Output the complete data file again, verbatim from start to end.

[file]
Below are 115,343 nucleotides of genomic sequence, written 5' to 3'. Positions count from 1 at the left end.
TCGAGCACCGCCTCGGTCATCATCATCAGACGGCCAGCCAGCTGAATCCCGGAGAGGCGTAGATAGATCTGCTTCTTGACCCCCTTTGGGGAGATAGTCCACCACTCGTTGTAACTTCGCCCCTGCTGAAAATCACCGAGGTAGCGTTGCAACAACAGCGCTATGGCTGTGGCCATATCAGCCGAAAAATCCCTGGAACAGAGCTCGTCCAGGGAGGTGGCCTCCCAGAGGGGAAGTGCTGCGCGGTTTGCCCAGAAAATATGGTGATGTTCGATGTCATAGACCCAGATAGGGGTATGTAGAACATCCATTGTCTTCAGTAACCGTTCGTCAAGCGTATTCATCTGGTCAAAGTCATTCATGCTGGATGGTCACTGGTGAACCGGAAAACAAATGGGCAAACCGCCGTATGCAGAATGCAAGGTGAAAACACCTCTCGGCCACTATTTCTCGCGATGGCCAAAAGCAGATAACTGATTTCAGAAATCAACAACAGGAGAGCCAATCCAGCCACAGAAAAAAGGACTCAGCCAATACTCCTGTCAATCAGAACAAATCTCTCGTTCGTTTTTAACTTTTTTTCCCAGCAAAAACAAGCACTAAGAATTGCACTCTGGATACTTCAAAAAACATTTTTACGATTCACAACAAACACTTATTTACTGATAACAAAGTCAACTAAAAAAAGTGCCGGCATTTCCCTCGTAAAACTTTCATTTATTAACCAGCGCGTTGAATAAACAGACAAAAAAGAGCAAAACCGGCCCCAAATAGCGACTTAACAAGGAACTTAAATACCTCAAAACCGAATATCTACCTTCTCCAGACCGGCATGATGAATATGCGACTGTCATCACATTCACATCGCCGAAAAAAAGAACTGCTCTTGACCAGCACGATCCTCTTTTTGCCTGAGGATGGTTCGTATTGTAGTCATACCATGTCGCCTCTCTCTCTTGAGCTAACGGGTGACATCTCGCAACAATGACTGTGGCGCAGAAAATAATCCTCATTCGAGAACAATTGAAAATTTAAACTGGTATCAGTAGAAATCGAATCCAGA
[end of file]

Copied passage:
Below are 115,343 nucleotides of genomic sequence, written 5' to 3'. Positions count from 1 at the left end.
TCGAGCACCGCCTCGGTCATCATCATCAGACGGCCAGCCAGCTGAATCCCGGAGAGGCGTAGATAGATCTGCTTCTTGACCCCCTTTGGGGAGATAGTCCACCACTCGTTGTAACTTCGCCCCTGCTGAAAATCACCGAGGTAGCGTTGCAACAACAGCGCTATGGCTGTGGCCATATCAGCCGAAAAATCCCTGGAACAGAGCTCGTCCAGGGAGGTGGCCTCCCAGAGGGGAAGTGCTGCGCGGTTTGCCCAGAAAATATGGTGATGTTCGATGTCATAGACCCAGATAGGGGTATGTAGAACATCCATTGTCTTCAGTAACCGTTCGTCAAGCGTATTCATCTGGTCAAAGTCATTCATGCTGGATGGTCACTGGTGAACCGGAAAACAAATGGGCAAACCGCCGTATGCAGAATGCAAGGTGAAAACACCTCTCGGCCACTATTTCTCGCGATGGCCAAAAGCAGATAACTGATTTCAGAAATCAACAACAGGAGAGCCAATCCAGCCACAGAAAAAAGGACTCAGCCAATACTCCTGTCAATCAGAACAAATCTCTCGTTCGTTTTTAACTTTTTTTCCCAGCAAAAACAAGCACTAAGAATTGCACTCTGGATACTTCAAAAAACATTTTTACGATTCACAACAAACACTTATTTACTGATAACAAAGTCAACTAAAAAAAGTGCCGGCATTTCCCTCGTAAAACTTTCATTTATTAACCAGCGCGTTGAATAAACAGACAAAAAAGAGCAAAACCGGCCCCAAATAGCGACTTAACAAGGAACTTAAATACCTCAAAACCGAATATCTACCTTCTCCAGACCGGCATGATGAATATGCGACTGTCATCACATTCACATCGCCGAAAAAAAGAACTGCTCTTGACCAGCACGATCCTCTTTTTGCCTGAGGATGGTTCGTATTGTAGTCATACCATGTCGCCTCTCTCTCTTGAGCTAACGGGTGACATCTCGCAACAATGACTGTGGCGCAGAAAATAATCCTCATTCGAGAACAATTGAAAATTTAAACTGGTATCAGTAGAAATCGAATCCAGA